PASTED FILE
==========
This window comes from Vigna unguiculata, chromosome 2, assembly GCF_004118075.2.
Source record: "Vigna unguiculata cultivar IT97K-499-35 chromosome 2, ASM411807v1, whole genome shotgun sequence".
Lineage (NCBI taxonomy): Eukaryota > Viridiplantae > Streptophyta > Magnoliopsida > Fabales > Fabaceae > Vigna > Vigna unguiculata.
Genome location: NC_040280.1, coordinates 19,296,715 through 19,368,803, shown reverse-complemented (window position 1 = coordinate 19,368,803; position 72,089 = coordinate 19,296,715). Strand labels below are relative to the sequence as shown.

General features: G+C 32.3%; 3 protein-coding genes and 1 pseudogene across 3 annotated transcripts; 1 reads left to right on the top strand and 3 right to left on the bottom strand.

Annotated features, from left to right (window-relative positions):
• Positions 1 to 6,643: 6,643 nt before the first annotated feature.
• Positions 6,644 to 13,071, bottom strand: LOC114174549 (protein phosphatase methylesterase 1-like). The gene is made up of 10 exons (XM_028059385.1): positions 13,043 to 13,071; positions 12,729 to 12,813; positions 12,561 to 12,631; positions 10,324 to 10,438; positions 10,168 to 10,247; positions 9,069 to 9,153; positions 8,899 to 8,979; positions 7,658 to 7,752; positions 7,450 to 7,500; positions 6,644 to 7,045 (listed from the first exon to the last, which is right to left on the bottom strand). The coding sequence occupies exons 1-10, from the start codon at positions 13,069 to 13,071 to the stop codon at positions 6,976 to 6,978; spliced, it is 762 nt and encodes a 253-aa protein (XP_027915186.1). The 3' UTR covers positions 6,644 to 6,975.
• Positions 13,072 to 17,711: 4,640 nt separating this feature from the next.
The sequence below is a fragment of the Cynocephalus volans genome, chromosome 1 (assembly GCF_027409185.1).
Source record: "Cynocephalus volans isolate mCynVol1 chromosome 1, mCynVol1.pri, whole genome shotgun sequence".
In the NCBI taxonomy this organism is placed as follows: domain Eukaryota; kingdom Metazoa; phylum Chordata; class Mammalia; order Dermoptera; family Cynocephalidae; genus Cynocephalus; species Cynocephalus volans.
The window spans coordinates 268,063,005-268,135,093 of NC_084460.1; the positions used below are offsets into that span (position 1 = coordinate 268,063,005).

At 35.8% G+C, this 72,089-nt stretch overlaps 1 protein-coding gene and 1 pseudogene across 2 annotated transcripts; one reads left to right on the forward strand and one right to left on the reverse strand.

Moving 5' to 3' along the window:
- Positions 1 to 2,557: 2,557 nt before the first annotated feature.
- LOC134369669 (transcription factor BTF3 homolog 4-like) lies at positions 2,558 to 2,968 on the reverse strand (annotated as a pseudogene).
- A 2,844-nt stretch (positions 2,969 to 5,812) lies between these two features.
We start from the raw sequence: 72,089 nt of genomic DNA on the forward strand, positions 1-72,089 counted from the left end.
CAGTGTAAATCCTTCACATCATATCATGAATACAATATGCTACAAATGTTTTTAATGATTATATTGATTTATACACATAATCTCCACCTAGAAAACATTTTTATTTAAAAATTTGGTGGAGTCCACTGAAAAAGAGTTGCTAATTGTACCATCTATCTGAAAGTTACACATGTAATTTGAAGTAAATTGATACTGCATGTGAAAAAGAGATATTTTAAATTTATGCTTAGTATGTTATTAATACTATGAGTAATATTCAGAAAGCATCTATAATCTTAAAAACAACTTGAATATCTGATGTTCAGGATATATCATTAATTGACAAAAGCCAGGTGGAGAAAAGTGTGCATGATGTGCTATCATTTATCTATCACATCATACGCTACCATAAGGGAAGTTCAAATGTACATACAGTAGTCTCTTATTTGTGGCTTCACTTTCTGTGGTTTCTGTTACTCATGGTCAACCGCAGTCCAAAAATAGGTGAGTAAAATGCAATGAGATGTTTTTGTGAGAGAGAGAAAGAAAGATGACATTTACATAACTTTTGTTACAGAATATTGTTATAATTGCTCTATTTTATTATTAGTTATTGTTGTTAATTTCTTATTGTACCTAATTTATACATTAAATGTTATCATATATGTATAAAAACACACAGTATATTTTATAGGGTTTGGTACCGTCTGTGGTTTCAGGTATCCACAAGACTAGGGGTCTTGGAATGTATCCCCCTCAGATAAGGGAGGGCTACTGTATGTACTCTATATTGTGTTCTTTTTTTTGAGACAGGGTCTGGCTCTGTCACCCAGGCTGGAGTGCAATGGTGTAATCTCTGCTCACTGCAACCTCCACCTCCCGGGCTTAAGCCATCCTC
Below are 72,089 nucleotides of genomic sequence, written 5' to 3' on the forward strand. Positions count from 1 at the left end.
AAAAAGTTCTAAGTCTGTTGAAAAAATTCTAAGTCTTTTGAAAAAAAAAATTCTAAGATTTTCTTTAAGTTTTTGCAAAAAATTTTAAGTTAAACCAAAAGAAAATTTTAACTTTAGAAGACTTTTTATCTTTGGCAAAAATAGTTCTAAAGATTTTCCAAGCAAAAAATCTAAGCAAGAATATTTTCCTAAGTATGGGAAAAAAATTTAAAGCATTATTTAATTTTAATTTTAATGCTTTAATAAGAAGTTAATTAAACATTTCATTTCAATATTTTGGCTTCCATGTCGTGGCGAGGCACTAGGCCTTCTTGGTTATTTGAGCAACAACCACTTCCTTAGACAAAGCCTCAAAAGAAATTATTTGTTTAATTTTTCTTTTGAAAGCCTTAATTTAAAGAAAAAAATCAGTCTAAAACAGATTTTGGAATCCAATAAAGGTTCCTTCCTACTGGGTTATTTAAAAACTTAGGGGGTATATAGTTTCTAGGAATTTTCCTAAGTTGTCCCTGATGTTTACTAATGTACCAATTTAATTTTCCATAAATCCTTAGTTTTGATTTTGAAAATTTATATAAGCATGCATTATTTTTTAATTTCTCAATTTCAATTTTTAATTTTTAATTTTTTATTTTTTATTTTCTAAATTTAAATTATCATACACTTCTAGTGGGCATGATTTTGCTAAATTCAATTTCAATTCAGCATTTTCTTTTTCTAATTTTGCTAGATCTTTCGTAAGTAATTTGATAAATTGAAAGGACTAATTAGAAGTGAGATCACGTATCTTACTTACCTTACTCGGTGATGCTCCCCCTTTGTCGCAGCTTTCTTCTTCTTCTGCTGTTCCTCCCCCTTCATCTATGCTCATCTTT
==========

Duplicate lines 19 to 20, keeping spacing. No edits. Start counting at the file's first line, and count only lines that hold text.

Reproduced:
We start from the raw sequence: 72,089 nt of genomic DNA on the forward strand, positions 1-72,089 counted from the left end.
CAGTGTAAATCCTTCACATCATATCATGAATACAATATGCTACAAATGTTTTTAATGATTATATTGATTTATACACATAATCTCCACCTAGAAAACATTTTTATTTAAAAATTTGGTGGAGTCCACTGAAAAAGAGTTGCTAATTGTACCATCTATCTGAAAGTTACACATGTAATTTGAAGTAAATTGATACTGCATGTGAAAAAGAGATATTTTAAATTTATGCTTAGTATGTTATTAATACTATGAGTAATATTCAGAAAGCATCTATAATCTTAAAAACAACTTGAATATCTGATGTTCAGGATATATCATTAATTGACAAAAGCCAGGTGGAGAAAAGTGTGCATGATGTGCTATCATTTATCTATCACATCATACGCTACCATAAGGGAAGTTCAAATGTACATACAGTAGTCTCTTATTTGTGGCTTCACTTTCTGTGGTTTCTGTTACTCATGGTCAACCGCAGTCCAAAAATAGGTGAGTAAAATGCAATGAGATGTTTTTGTGAGAGAGAGAAAGAAAGATGACATTTACATAACTTTTGTTACAGAATATTGTTATAATTGCTCTATTTTATTATTAGTTATTGTTGTTAATTTCTTATTGTACCTAATTTATACATTAAATGTTATCATATATGTATAAAAACACACAGTATATTTTATAGGGTTTGGTACCGTCTGTGGTTTCAGGTATCCACAAGACTAGGGGTCTTGGAATGTATCCCCCTCAGATAAGGGAGGGCTACTGTATGTACTCTATATTGTGTTCTTTTTTTTGAGACAGGGTCTGGCTCTGTCACCCAGGCTGGAGTGCAATGGTGTAATCTCTGCTCACTGCAACCTCCACCTCCCGGGCTTAAGCCATCCTC